The US government’s increased focus on foreign corruption in commodities trading has resulted in the first-ever action by the Commodities Futures Trading Commission (CFTC) involving foreign corruption. This case highlights new avenues available to commodities whistleblowers seeking to call out wrongdoing in the high-stakes world of intermediaries under the CFTC’s Office of the Whistleblower program.
In December, the Brazilian oil-trading company Vitol agreed to pay $164 million in fines to the U.S. Department of Justice (DOJ) and CFTC for violating the FCPA by paying oil bribes in Brazil, Ecuador and Mexico. Vitol is one of the world’s largest oil traders, also known as agents, intermediaries or consultants. According to the DOJ, Vitol paid bribes of more than $8 million to numerous officials at Brazil’s state-owned and controlled oil company Petrobras between 2005 and 2014 in exchange for information on oil prices and other proprietary information.
Vitol concealed the bribery through the use of intermediaries and a fictitious company that sent payments to offshore accounts that then sent the cash on to Petrobras officials. Vitol also admitted to paying more than $2 million in bribes to officials in Ecuador and Mexico between 2015 and July 2020 for similar information.
Vitol created elaborate schemes in which intermediaries would stage negotiations, create sham consulting agreements, set up shell companies, and create fake invoices for consulting services, among other ruses, in order to make the bribes look legitimate. Additionally, Vitol attempted to manipulate two S&P Global Platts physical oil benchmarks.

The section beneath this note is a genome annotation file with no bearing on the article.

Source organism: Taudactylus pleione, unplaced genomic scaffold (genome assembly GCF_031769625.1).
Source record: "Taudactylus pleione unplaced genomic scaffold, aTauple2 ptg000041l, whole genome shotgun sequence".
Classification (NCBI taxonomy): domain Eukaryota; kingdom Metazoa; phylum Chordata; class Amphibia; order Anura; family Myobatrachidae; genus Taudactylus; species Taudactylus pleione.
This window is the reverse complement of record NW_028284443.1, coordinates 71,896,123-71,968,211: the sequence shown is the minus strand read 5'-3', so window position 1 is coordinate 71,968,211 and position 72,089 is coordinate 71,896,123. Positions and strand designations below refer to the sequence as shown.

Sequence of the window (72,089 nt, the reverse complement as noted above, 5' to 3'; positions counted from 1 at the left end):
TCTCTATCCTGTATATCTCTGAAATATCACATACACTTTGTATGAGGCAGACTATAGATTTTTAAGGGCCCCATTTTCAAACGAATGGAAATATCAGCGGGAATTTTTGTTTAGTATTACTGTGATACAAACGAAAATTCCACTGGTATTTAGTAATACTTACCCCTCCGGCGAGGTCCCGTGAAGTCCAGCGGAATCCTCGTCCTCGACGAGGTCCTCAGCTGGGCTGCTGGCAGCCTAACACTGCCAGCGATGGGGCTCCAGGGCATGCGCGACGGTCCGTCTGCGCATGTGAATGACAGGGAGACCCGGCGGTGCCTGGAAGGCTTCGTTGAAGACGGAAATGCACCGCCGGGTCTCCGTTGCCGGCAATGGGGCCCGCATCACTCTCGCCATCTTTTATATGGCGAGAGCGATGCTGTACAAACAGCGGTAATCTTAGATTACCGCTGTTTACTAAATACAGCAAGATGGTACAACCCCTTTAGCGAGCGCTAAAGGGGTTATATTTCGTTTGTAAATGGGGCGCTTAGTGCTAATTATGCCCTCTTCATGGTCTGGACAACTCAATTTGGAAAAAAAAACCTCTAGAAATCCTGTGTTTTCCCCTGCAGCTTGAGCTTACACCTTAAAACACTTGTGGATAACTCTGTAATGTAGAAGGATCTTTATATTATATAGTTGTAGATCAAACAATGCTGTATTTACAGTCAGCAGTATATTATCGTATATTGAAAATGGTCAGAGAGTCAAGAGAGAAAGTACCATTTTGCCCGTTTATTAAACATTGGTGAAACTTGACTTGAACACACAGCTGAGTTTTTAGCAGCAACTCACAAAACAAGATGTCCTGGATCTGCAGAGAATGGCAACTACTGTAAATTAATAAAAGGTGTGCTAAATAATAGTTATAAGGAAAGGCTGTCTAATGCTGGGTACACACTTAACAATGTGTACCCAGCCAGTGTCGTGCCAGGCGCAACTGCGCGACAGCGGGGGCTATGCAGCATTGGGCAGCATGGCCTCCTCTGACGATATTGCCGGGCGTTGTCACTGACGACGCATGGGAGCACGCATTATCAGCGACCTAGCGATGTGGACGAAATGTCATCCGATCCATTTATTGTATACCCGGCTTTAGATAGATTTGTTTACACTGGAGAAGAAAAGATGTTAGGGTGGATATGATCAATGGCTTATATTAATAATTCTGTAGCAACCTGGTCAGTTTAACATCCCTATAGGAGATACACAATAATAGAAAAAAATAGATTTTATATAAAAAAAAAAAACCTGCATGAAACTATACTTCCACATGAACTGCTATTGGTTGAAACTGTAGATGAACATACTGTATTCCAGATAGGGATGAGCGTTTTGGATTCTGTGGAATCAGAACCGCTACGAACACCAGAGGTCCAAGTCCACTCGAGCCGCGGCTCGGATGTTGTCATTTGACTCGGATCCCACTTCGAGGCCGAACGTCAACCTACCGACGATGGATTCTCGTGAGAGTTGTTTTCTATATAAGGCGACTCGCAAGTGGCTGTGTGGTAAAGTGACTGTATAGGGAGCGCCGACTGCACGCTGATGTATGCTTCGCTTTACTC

Intermediary companies like Vitol have increasingly come under scrutiny by U.S. regulators. The DOJ has also launched probes into extractive industry companies Glencore and Trafigura AG following investigation by Brazilian law enforcement agents.
Whistleblowers can play a major role in curbing this type of corruption. More than 90% of reported FCPA cases involve the use of third-party intermediaries such as agents or consultants, and the oil and gas industry represents more FCPA enforcement actions than any other industry. The FCPA has extremely strong whistleblower protections that apply transnationally, allowing whistleblowers around the world to rely on U.S. laws to expose corruption.
The Commodities Exchange Act (CEA), which governs commodities whistleblowers, has similarly strong protections. That means the CFTC’s increased scope, evidenced in this case, offers significant opportunities for traders, industry employees, or financial watchdogs to come forward confidentially to law enforcement with information on anticompetitive behavior in oil and gas futures and potentially receive a reward.